The traffic on the Pierce doesn't come from lack of lanes. I don't know how txdot doesn't see this. It comes b/c everyone on the Pierce elevated aren't staying on 45. Hear me out. If you're SB on the Pierce, most people aren't going to stay on 45 toward Galveston. Most people are actually trying to go to 288 south / 59 south. If you're NB on the Pierce, people are most likely going to get on I10 west. So the issue isn't really lanes at all, its the CONNECTIONS w/ the other freeways in the area. Re-routing along I-10 and 59 makes a lot of sense b/c of this. Having straight aways merging with longer site lines from freeway to another helps the merging of traffic / reduces back ups / reduces congestion.

 

The issue comes down to the fact that west downtown has less direct access to 45 (and subsequently I10) if we get rid of the downtown section of 45. Even though north downtown has direct access to both freeways, people will resist the removal of the freeway b/c it will take them 10 minutes longer to get home by having to travel 8 blocks north on the downtown grid rather than 3 blocks west. for those 10 minutes, people are willing to put up w/ a less overall efficient and uglier freeway option that costs us more and cuts off downtown from the gem of Buffalo Bayou park.

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If we routed it down 59/10 there'll be more traffic on that section unless you wanted to widen that area. Texas Avenue and 59 has the tightest ROW unless you want to take out the Lofts at the Ballpark (one of the buildings) or if you wanted to double-deck the highway entirely. As for lanes, notice that north of downtown I-45 has four lanes, south of downtown I-45 has four lanes, but Pierce Elevated only has three.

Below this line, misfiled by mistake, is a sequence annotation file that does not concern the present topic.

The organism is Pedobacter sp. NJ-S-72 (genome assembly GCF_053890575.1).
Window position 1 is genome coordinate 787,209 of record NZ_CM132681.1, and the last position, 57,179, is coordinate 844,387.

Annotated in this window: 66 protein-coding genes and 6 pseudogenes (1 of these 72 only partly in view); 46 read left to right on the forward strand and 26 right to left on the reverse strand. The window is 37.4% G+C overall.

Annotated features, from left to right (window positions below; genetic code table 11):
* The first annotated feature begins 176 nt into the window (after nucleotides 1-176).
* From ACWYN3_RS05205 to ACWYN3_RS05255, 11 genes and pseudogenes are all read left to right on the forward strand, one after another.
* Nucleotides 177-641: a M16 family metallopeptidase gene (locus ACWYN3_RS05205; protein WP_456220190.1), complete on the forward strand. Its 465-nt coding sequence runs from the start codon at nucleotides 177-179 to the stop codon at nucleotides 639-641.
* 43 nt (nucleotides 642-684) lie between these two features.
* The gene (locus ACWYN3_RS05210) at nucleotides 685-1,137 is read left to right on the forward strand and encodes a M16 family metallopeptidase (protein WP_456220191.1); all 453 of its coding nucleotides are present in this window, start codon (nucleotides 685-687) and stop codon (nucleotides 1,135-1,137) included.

The problem with getting rid of the Pierce Elevated is that a partial reconstruction was done in 1997 and like the short-lived five-stack at Beltway 8 and Interstate 10 it's not recommended to dismantle things that aren't at the end of their functional lifespan (other freeway removals, conversely, were). Making walking under it safe and attractive should be the first thing focused on. The second thing is rerouting trucks to another path, though the problem is Interstate 10 on the north side is curvier and fewer sight lines. Plus, trucks would have to also navigate two exits.

If dedicated truck bypass lanes were built along Interstate 10 and 59, that might solve part of Pierce's problems without destroying ROW or infrastructure.

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I've always thought that most highways in Houston should at least have a dedicated lane for trucks/semi's. The lane closest to the barrier is for speedy traffic/passing. The lane next to that would be constant speed. The lane next to that would be trucks/ semi's and buses and then a lane that is for getting on and off the freeway. What causes the most traffic are large trucks and while they are valuable to the economy they do cause a massive amounts of traffic.